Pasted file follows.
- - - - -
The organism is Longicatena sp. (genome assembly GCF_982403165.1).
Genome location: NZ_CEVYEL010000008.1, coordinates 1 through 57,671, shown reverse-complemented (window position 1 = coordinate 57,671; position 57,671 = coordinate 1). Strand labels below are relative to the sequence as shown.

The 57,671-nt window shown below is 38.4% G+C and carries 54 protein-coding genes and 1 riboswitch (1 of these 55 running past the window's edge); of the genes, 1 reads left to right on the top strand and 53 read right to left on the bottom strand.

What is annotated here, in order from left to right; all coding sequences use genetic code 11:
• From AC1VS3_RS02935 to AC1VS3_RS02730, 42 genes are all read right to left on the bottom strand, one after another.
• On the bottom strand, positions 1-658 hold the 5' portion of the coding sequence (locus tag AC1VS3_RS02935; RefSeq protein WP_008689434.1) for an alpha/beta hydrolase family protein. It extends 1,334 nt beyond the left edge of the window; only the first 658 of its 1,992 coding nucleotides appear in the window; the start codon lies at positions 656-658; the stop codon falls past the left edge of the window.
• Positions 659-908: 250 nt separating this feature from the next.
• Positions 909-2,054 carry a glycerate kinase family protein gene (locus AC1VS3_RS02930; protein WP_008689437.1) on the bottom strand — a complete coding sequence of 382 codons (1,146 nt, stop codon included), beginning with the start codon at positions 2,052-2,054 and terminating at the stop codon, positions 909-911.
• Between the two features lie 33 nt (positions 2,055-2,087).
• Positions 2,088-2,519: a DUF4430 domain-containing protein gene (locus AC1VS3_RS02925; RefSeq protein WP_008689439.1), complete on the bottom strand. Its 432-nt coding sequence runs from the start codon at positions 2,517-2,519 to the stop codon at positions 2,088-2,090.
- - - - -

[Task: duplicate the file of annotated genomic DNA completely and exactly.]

The organism is Longicatena sp. (genome assembly GCF_982403165.1).
Genome location: NZ_CEVYEL010000008.1, coordinates 1 through 57,671, shown reverse-complemented (window position 1 = coordinate 57,671; position 57,671 = coordinate 1). Strand labels below are relative to the sequence as shown.

The 57,671-nt window shown below is 38.4% G+C and carries 54 protein-coding genes and 1 riboswitch (1 of these 55 running past the window's edge); of the genes, 1 reads left to right on the top strand and 53 read right to left on the bottom strand.

What is annotated here, in order from left to right; all coding sequences use genetic code 11:
• From AC1VS3_RS02935 to AC1VS3_RS02730, 42 genes are all read right to left on the bottom strand, one after another.
• On the bottom strand, positions 1-658 hold the 5' portion of the coding sequence (locus tag AC1VS3_RS02935; RefSeq protein WP_008689434.1) for an alpha/beta hydrolase family protein. It extends 1,334 nt beyond the left edge of the window; only the first 658 of its 1,992 coding nucleotides appear in the window; the start codon lies at positions 656-658; the stop codon falls past the left edge of the window.
• Positions 659-908: 250 nt separating this feature from the next.
• Positions 909-2,054 carry a glycerate kinase family protein gene (locus AC1VS3_RS02930; protein WP_008689437.1) on the bottom strand — a complete coding sequence of 382 codons (1,146 nt, stop codon included), beginning with the start codon at positions 2,052-2,054 and terminating at the stop codon, positions 909-911.
• Between the two features lie 33 nt (positions 2,055-2,087).
• Positions 2,088-2,519: a DUF4430 domain-containing protein gene (locus AC1VS3_RS02925; RefSeq protein WP_008689439.1), complete on the bottom strand. Its 432-nt coding sequence runs from the start codon at positions 2,517-2,519 to the stop codon at positions 2,088-2,090.